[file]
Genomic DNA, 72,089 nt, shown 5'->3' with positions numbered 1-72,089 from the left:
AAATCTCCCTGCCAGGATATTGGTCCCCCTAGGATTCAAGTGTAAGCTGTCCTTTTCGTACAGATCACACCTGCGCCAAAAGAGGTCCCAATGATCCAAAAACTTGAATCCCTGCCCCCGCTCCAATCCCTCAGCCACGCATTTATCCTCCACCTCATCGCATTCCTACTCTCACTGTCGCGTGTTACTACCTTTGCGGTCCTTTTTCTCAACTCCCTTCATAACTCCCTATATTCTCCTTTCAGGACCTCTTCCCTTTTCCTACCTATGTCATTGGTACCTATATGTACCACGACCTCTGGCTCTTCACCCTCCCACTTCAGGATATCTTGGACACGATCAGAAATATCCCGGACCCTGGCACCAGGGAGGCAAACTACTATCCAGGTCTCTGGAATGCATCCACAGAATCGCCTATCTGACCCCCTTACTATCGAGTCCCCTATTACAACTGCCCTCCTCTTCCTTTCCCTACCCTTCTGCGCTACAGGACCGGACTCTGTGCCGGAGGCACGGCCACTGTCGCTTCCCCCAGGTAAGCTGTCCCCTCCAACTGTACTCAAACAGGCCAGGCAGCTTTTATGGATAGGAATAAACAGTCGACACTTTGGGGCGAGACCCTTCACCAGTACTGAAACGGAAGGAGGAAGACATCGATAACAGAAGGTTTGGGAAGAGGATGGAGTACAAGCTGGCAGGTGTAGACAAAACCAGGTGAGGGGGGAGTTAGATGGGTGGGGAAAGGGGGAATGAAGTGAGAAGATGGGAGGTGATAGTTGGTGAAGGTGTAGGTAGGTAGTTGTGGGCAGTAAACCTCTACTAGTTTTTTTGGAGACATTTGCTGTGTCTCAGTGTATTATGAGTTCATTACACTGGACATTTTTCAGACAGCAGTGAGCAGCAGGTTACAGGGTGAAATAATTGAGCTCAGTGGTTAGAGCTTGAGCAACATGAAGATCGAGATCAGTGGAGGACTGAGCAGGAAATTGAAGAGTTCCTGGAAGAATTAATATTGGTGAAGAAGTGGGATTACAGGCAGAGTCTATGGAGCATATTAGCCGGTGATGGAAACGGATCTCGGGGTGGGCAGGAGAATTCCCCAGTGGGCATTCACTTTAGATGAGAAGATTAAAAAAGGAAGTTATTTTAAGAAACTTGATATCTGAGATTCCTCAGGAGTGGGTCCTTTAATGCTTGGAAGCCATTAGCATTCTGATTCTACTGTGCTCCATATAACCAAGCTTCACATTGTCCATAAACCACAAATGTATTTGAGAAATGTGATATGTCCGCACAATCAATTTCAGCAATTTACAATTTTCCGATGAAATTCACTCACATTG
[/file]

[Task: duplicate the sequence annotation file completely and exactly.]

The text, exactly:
Genomic DNA, 72,089 nt, shown 5'->3' with positions numbered 1-72,089 from the left:
AAATCTCCCTGCCAGGATATTGGTCCCCCTAGGATTCAAGTGTAAGCTGTCCTTTTCGTACAGATCACACCTGCGCCAAAAGAGGTCCCAATGATCCAAAAACTTGAATCCCTGCCCCCGCTCCAATCCCTCAGCCACGCATTTATCCTCCACCTCATCGCATTCCTACTCTCACTGTCGCGTGTTACTACCTTTGCGGTCCTTTTTCTCAACTCCCTTCATAACTCCCTATATTCTCCTTTCAGGACCTCTTCCCTTTTCCTACCTATGTCATTGGTACCTATATGTACCACGACCTCTGGCTCTTCACCCTCCCACTTCAGGATATCTTGGACACGATCAGAAATATCCCGGACCCTGGCACCAGGGAGGCAAACTACTATCCAGGTCTCTGGAATGCATCCACAGAATCGCCTATCTGACCCCCTTACTATCGAGTCCCCTATTACAACTGCCCTCCTCTTCCTTTCCCTACCCTTCTGCGCTACAGGACCGGACTCTGTGCCGGAGGCACGGCCACTGTCGCTTCCCCCAGGTAAGCTGTCCCCTCCAACTGTACTCAAACAGGCCAGGCAGCTTTTATGGATAGGAATAAACAGTCGACACTTTGGGGCGAGACCCTTCACCAGTACTGAAACGGAAGGAGGAAGACATCGATAACAGAAGGTTTGGGAAGAGGATGGAGTACAAGCTGGCAGGTGTAGACAAAACCAGGTGAGGGGGGAGTTAGATGGGTGGGGAAAGGGGGAATGAAGTGAGAAGATGGGAGGTGATAGTTGGTGAAGGTGTAGGTAGGTAGTTGTGGGCAGTAAACCTCTACTAGTTTTTTTGGAGACATTTGCTGTGTCTCAGTGTATTATGAGTTCATTACACTGGACATTTTTCAGACAGCAGTGAGCAGCAGGTTACAGGGTGAAATAATTGAGCTCAGTGGTTAGAGCTTGAGCAACATGAAGATCGAGATCAGTGGAGGACTGAGCAGGAAATTGAAGAGTTCCTGGAAGAATTAATATTGGTGAAGAAGTGGGATTACAGGCAGAGTCTATGGAGCATATTAGCCGGTGATGGAAACGGATCTCGGGGTGGGCAGGAGAATTCCCCAGTGGGCATTCACTTTAGATGAGAAGATTAAAAAAGGAAGTTATTTTAAGAAACTTGATATCTGAGATTCCTCAGGAGTGGGTCCTTTAATGCTTGGAAGCCATTAGCATTCTGATTCTACTGTGCTCCATATAACCAAGCTTCACATTGTCCATAAACCACAAATGTATTTGAGAAATGTGATATGTCCGCACAATCAATTTCAGCAATTTACAATTTTCCGATGAAATTCACTCACATTG